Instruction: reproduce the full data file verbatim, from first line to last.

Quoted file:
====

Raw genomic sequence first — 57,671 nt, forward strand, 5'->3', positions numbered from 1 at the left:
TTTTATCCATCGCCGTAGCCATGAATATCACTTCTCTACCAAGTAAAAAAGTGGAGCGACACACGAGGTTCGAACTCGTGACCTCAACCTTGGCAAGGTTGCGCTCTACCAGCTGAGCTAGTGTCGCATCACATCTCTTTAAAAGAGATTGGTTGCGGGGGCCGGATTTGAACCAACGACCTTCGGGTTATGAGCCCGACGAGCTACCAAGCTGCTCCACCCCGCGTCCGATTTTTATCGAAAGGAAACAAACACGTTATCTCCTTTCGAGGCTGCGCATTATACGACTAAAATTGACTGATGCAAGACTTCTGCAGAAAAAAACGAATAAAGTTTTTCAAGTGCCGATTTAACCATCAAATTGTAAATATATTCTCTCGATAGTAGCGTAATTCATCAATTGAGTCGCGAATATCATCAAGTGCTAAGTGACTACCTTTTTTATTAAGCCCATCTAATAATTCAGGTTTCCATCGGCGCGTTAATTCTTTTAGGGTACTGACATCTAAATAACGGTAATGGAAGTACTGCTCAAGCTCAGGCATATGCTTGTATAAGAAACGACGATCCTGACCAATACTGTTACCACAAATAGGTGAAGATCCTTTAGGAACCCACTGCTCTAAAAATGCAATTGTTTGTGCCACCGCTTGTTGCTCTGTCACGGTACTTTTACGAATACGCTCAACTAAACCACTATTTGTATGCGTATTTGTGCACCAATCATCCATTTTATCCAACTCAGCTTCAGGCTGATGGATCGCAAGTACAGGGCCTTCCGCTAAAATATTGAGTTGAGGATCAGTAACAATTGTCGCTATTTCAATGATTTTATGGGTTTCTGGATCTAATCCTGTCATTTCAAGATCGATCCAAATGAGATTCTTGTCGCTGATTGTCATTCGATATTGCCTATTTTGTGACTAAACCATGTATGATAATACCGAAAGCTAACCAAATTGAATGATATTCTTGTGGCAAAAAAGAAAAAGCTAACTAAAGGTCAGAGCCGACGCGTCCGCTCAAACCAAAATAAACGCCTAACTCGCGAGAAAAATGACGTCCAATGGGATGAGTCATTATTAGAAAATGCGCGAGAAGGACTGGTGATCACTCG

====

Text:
Raw genomic sequence first — 57,671 nt, forward strand, 5'->3', positions numbered from 1 at the left:
TTTTATCCATCGCCGTAGCCATGAATATCACTTCTCTACCAAGTAAAAAAGTGGAGCGACACACGAGGTTCGAACTCGTGACCTCAACCTTGGCAAGGTTGCGCTCTACCAGCTGAGCTAGTGTCGCATCACATCTCTTTAAAAGAGATTGGTTGCGGGGGCCGGATTTGAACCAACGACCTTCGGGTTATGAGCCCGACGAGCTACCAAGCTGCTCCACCCCGCGTCCGATTTTTATCGAAAGGAAACAAACACGTTATCTCCTTTCGAGGCTGCGCATTATACGACTAAAATTGACTGATGCAAGACTTCTGCAGAAAAAAACGAATAAAGTTTTTCAAGTGCCGATTTAACCATCAAATTGTAAATATATTCTCTCGATAGTAGCGTAATTCATCAATTGAGTCGCGAATATCATCAAGTGCTAAGTGACTACCTTTTTTATTAAGCCCATCTAATAATTCAGGTTTCCATCGGCGCGTTAATTCTTTTAGGGTACTGACATCTAAATAACGGTAATGGAAGTACTGCTCAAGCTCAGGCATATGCTTGTATAAGAAACGACGATCCTGACCAATACTGTTACCACAAATAGGTGAAGATCCTTTAGGAACCCACTGCTCTAAAAATGCAATTGTTTGTGCCACCGCTTGTTGCTCTGTCACGGTACTTTTACGAATACGCTCAACTAAACCACTATTTGTATGCGTATTTGTGCACCAATCATCCATTTTATCCAACTCAGCTTCAGGCTGATGGATCGCAAGTACAGGGCCTTCCGCTAAAATATTGAGTTGAGGATCAGTAACAATTGTCGCTATTTCAATGATTTTATGGGTTTCTGGATCTAATCCTGTCATTTCAAGATCGATCCAAATGAGATTCTTGTCGCTGATTGTCATTCGATATTGCCTATTTTGTGACTAAACCATGTATGATAATACCGAAAGCTAACCAAATTGAATGATATTCTTGTGGCAAAAAAGAAAAAGCTAACTAAAGGTCAGAGCCGACGCGTCCGCTCAAACCAAAATAAACGCCTAACTCGCGAGAAAAATGACGTCCAATGGGATGAGTCATTATTAGAAAATGCGCGAGAAGGACTGGTGATCACTCG